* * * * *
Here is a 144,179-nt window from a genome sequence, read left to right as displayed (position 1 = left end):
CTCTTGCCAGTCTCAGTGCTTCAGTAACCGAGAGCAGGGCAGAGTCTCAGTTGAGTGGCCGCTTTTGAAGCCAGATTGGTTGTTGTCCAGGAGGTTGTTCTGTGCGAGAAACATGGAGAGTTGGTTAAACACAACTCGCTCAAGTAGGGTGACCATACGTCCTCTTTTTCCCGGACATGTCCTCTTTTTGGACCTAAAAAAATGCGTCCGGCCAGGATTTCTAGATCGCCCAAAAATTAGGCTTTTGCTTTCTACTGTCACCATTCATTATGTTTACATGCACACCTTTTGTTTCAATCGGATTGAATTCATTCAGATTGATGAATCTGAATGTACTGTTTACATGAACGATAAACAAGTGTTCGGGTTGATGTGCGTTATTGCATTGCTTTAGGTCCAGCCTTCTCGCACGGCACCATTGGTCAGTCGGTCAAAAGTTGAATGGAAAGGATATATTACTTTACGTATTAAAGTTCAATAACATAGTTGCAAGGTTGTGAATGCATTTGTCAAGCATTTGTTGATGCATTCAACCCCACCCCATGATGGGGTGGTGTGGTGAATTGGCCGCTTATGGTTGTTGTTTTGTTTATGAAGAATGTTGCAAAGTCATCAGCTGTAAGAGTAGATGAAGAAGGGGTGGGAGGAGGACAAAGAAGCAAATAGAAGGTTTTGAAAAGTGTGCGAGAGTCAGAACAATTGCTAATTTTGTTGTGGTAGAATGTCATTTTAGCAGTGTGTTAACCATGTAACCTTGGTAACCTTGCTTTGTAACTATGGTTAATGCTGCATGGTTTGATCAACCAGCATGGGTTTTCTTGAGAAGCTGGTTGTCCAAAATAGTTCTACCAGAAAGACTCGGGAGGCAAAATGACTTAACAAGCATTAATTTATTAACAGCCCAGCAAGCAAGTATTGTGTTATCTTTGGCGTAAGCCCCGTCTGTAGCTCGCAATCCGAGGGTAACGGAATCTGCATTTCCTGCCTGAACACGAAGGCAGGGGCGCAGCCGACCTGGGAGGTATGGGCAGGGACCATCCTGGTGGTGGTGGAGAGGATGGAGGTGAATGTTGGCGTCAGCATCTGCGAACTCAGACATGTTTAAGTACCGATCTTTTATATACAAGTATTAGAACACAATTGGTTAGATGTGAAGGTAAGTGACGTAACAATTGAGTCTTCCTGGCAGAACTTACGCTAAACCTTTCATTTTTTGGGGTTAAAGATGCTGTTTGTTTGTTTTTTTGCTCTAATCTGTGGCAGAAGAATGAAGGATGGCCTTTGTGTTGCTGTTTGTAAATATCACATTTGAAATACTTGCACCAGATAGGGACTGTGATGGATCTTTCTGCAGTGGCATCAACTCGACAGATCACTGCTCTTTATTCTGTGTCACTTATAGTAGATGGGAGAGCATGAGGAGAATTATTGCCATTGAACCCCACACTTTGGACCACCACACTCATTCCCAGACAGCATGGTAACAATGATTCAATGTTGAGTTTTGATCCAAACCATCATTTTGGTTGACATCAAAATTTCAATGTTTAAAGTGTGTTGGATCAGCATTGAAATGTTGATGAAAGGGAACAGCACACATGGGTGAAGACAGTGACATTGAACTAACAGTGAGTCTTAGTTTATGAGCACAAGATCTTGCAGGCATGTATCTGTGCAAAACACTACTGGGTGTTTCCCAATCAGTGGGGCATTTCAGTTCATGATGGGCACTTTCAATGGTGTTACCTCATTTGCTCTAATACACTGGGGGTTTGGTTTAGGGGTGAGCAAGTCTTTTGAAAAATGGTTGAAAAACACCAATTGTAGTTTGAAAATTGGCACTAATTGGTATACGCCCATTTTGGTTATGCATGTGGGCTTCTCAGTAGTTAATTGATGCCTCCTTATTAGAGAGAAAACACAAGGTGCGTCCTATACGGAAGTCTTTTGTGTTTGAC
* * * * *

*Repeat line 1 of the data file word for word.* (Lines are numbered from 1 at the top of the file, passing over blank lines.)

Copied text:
Here is a 144,179-nt window from a genome sequence, read left to right as displayed (position 1 = left end):